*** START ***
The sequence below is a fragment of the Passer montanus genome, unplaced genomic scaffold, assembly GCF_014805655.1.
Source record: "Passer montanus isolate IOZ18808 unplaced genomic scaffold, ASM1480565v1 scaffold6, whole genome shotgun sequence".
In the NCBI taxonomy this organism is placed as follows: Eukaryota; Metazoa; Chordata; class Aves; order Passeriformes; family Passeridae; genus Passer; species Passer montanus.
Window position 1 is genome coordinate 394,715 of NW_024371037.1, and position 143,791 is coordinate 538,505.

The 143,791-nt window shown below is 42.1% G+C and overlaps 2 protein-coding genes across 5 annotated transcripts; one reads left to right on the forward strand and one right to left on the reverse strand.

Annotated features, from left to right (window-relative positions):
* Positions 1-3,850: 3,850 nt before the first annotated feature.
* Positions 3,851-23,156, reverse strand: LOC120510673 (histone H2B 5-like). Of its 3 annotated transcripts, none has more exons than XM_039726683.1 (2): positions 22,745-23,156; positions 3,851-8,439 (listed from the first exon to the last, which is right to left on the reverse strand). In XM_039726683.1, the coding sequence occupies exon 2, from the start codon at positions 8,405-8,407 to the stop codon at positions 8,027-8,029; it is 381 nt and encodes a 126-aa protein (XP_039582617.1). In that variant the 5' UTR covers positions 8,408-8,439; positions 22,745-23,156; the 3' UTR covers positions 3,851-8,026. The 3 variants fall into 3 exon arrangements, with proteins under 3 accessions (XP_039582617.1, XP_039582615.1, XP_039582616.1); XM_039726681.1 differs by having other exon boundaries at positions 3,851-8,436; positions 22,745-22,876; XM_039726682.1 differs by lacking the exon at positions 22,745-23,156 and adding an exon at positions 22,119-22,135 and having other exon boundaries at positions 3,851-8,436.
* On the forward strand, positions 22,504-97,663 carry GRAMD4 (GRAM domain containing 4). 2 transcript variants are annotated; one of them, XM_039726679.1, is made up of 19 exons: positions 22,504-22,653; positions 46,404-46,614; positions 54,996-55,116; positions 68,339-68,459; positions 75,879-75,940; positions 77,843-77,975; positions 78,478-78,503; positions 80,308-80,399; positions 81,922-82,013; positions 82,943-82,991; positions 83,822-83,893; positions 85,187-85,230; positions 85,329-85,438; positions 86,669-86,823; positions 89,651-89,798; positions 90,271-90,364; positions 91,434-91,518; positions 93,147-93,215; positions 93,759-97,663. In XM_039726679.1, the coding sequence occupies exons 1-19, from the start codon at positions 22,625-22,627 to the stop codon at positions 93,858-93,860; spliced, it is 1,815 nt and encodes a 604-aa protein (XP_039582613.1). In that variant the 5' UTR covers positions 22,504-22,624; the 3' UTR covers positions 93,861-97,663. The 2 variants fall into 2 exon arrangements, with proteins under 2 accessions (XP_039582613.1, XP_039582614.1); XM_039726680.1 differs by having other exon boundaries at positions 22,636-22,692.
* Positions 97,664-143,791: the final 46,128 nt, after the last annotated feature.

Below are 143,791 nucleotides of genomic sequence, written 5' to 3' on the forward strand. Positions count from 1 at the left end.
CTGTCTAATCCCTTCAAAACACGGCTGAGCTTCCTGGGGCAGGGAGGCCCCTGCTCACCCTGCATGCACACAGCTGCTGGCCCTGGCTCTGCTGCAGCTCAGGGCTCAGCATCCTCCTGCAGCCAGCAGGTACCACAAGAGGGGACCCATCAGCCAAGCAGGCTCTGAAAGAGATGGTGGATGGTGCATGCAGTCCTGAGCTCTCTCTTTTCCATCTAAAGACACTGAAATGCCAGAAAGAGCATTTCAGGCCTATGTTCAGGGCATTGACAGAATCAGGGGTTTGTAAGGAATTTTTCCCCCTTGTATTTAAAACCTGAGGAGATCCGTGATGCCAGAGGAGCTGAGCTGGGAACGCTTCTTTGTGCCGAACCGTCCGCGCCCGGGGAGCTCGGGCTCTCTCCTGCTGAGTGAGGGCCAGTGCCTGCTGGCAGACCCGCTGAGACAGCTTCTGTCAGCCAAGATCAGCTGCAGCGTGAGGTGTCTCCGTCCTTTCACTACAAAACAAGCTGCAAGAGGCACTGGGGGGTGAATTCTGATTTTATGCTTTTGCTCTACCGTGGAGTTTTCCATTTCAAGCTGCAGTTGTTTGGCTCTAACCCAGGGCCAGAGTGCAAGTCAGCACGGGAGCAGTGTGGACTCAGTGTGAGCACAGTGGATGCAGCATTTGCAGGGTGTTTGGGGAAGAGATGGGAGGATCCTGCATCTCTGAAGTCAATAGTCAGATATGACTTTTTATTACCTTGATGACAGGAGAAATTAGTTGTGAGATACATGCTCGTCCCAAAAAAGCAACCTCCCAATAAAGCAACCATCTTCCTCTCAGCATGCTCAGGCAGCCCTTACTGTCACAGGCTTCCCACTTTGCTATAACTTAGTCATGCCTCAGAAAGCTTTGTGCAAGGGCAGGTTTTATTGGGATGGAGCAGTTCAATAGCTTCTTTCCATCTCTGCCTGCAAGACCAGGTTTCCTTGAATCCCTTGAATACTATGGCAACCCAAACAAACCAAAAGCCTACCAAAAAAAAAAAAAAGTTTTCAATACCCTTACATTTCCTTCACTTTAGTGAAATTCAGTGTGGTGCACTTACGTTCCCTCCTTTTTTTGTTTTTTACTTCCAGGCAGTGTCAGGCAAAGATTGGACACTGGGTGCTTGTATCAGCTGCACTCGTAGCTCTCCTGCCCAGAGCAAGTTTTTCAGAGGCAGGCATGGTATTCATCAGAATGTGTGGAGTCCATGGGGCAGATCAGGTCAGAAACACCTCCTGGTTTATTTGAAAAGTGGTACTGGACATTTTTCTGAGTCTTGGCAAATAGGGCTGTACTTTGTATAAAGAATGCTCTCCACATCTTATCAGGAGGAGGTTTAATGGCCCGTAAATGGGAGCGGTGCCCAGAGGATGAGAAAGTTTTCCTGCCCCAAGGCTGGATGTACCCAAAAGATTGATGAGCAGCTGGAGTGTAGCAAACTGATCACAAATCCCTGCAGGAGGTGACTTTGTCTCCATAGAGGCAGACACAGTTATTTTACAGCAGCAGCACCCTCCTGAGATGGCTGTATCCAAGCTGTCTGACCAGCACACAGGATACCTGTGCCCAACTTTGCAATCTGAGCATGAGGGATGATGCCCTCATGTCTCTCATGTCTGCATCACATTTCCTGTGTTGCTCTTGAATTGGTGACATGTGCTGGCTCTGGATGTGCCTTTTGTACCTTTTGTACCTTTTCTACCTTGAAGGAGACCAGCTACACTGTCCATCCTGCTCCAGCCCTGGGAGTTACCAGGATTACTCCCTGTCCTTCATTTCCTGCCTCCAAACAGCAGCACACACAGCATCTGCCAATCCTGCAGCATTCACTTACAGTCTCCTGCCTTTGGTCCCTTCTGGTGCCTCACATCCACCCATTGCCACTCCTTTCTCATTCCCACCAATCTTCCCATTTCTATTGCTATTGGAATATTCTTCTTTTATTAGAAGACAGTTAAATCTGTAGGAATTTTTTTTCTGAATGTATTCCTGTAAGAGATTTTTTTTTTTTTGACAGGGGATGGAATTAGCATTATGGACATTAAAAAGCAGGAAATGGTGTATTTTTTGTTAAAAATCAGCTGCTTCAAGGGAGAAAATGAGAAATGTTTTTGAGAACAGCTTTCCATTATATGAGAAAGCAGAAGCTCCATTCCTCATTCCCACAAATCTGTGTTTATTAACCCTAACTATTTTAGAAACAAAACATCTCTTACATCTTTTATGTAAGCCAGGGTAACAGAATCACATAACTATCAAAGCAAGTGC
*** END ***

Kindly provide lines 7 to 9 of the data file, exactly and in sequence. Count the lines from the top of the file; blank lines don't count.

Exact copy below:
* Positions 1-3,850: 3,850 nt before the first annotated feature.
* Positions 3,851-23,156, reverse strand: LOC120510673 (histone H2B 5-like). Of its 3 annotated transcripts, none has more exons than XM_039726683.1 (2): positions 22,745-23,156; positions 3,851-8,439 (listed from the first exon to the last, which is right to left on the reverse strand). In XM_039726683.1, the coding sequence occupies exon 2, from the start codon at positions 8,405-8,407 to the stop codon at positions 8,027-8,029; it is 381 nt and encodes a 126-aa protein (XP_039582617.1). In that variant the 5' UTR covers positions 8,408-8,439; positions 22,745-23,156; the 3' UTR covers positions 3,851-8,026. The 3 variants fall into 3 exon arrangements, with proteins under 3 accessions (XP_039582617.1, XP_039582615.1, XP_039582616.1); XM_039726681.1 differs by having other exon boundaries at positions 3,851-8,436; positions 22,745-22,876; XM_039726682.1 differs by lacking the exon at positions 22,745-23,156 and adding an exon at positions 22,119-22,135 and having other exon boundaries at positions 3,851-8,436.
* On the forward strand, positions 22,504-97,663 carry GRAMD4 (GRAM domain containing 4). 2 transcript variants are annotated; one of them, XM_039726679.1, is made up of 19 exons: positions 22,504-22,653; positions 46,404-46,614; positions 54,996-55,116; positions 68,339-68,459; positions 75,879-75,940; positions 77,843-77,975; positions 78,478-78,503; positions 80,308-80,399; positions 81,922-82,013; positions 82,943-82,991; positions 83,822-83,893; positions 85,187-85,230; positions 85,329-85,438; positions 86,669-86,823; positions 89,651-89,798; positions 90,271-90,364; positions 91,434-91,518; positions 93,147-93,215; positions 93,759-97,663. In XM_039726679.1, the coding sequence occupies exons 1-19, from the start codon at positions 22,625-22,627 to the stop codon at positions 93,858-93,860; spliced, it is 1,815 nt and encodes a 604-aa protein (XP_039582613.1). In that variant the 5' UTR covers positions 22,504-22,624; the 3' UTR covers positions 93,861-97,663. The 2 variants fall into 2 exon arrangements, with proteins under 2 accessions (XP_039582613.1, XP_039582614.1); XM_039726680.1 differs by having other exon boundaries at positions 22,636-22,692.